Monday, January 2, 2017

Ninth Man in the Twelfth Hour

I actually didn’t really have much to say this morning, but then I saw Drudge’s headline that Obama might be able to squeeze through his SupremeCourt appointments. At first glance I thought this was more left wing malarkey. After all, they have been rather vocal about wanting to turn the norms of our democracy on its head since they lost. 

To be through, I followed the link to the Washington Times to see what the real scoop on this was. The article points out that 9 or so of Obama’s appointments have been thrown out because he tried to push them through when the Senate wasn’t open for business. The ruling was that as long as they did a formal gavel open and close ceremony, they were open and he couldn’t do a ‘recess appointment’. Since they continue to do this every day, even when no one but a few senators are in attendance, he can’t step around them. However, the court did supposedly note that there is a ‘golden’ 15 minutes or so where he might be able to do a recess appointment when the old congress ends and the new one begins.

This is of course why lawyers are the smartest stupid people on earth. Backing up to the plain language that is in the constitution, a president is charged with appointing Supremes with the ‘advice and consent’ of the senate. Specifically, Article II, Section 2, paragraph 2 of the Constitution says:

[The President] shall have Power, by and with the Advice and Consent of the Senate, to make Treaties, provided two thirds of the Senators present concur; and he shall nominate, and by and with the Advice and Consent of the Senate, shall appoint Ambassadors, other public Ministers and Consuls, Judges of the Supreme Court, and all other Officers of the United States

Note there is nothing in the language of the constitution about ‘recess appointments’. The ‘advice and consent’ wording is quite deliberate. It was put there to specifically limit the power of the executive and to legislative branches of the government when staffing the judicial branch. They have to cooperate, thus ensuring that no branch may obtain power over another. This is an intrinsic part of the ‘checks and balances’ of our system of government.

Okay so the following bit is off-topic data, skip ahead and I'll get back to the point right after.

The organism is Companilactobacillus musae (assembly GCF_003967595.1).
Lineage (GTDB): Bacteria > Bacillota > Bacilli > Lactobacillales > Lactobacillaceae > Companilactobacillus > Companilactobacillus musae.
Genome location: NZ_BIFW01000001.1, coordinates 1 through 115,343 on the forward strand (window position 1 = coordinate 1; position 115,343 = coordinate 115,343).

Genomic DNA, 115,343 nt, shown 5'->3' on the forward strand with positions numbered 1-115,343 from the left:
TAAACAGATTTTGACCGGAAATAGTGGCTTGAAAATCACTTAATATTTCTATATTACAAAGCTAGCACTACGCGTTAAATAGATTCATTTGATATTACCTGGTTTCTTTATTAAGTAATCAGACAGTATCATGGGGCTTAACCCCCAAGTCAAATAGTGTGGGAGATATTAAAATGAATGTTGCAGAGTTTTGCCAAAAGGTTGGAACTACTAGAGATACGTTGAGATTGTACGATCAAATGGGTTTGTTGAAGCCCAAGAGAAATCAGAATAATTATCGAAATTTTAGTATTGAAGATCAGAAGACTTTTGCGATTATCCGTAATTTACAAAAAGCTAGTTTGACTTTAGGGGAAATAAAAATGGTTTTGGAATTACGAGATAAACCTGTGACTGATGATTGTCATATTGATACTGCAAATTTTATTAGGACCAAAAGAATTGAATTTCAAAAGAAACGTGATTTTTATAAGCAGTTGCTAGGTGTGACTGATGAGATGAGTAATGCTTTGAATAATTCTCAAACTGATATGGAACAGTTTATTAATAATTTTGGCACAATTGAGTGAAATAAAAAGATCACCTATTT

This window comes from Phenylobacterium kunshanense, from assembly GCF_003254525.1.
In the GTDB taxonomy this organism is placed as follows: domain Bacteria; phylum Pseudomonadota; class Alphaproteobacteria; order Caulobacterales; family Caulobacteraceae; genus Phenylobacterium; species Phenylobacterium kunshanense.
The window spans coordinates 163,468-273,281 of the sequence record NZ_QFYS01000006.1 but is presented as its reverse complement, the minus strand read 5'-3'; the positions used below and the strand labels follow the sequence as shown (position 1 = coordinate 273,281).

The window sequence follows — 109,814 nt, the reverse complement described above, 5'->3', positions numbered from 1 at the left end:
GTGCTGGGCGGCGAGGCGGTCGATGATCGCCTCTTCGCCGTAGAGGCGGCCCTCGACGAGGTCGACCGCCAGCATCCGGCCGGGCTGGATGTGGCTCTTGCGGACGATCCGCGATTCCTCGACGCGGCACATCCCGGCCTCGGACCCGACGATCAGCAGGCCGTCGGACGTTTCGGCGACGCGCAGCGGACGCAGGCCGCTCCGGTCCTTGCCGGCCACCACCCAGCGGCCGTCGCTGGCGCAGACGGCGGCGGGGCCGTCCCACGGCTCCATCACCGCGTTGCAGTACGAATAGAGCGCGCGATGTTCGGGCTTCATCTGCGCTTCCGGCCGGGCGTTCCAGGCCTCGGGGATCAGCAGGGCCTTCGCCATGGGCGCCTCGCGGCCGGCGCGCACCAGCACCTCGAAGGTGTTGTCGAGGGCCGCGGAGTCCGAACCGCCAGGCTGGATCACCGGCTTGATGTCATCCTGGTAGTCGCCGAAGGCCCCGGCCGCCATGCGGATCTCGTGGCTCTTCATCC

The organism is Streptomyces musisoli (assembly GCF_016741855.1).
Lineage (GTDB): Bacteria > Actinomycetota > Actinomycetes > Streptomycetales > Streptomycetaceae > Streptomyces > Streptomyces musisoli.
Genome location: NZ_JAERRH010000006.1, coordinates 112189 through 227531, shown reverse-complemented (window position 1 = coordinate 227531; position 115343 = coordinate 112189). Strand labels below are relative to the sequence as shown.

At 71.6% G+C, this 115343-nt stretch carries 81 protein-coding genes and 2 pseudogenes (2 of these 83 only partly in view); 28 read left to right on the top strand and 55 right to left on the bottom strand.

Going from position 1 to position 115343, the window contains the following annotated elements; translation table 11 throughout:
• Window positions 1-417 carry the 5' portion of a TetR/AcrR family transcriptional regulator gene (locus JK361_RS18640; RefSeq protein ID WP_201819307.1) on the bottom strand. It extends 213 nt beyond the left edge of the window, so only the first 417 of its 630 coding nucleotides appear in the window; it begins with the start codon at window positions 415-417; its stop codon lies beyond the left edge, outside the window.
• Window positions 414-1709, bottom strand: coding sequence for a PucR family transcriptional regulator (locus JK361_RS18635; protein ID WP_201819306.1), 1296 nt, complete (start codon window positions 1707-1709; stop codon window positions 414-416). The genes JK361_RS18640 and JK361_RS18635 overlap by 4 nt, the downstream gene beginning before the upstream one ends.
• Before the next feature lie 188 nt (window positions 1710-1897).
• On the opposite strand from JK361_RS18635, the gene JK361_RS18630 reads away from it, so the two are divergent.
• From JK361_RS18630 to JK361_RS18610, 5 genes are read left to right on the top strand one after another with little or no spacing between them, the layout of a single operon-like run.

So where did the concept of recess appointments come from? Article 2, Section 2 of the Constitution also states:

The President shall have Power to fill up all Vacancies that may happen during the Recess of the Senate, by granting Commissions which shall expire at the End of their next Session.

The Wikipedia entry on recess appointments is rather biased, only noting at the very end that the Supreme Court in deciding NLRB v. Noel Canning confirmed that pro-forma Senate sessions count and Obama’s attempt to squeeze in an appointment was not legal. Thus I won’t point you to those entries for reference. Again illustrating that lawyers are the smartest stupid people, the above plain text of the constitution indicates that this clause can’t apply to the Supreme Court as it currently exist because such appointments are ‘for life’, not for a session of congress. Unfortunately however, that is the legal fiction we are stuck with. 

So given the legal fiction, what can the current and the new congress do to avoid a ‘golden 15 minute’ window for Obama to push in his Supreme Court nominee? Mathematically there are just a few scenarios available for how and when Congress and the new President can cede power to the next leaders. Let’s acknowledge for a moment that Obama is president until Trump raises his hand on the 20th to accept the oath of office. If the Congress remains in session through that process, then there is nothing Obama can do. However, if the gavel open, then gavel close, wait for Trump to be sworn in, then gavel open the new session, then Obama will, in theory have the opportunity to do a recess appointment. 

There is nothing in the constitution or law that I can see that says that the congress and president have to exchange power at exactly the same time. The solution then is to keep the congress in session until Trump is sworn in, then adjourn. It really is that simple. Since most of our Senate leadership are lawyers, making them smart dump people, I have to wonder if they have the wherewithal to do this. God help us all if they don’t! Obama has shown that he is ruthless when exercising is executive prerogative. Now that his 'legacy' is effectively in ashes and rejected by the electorate, he will do what he can to frustrate the peaceful transition of power. The answer is a courageous Congress. I hope they for once show a backbone.

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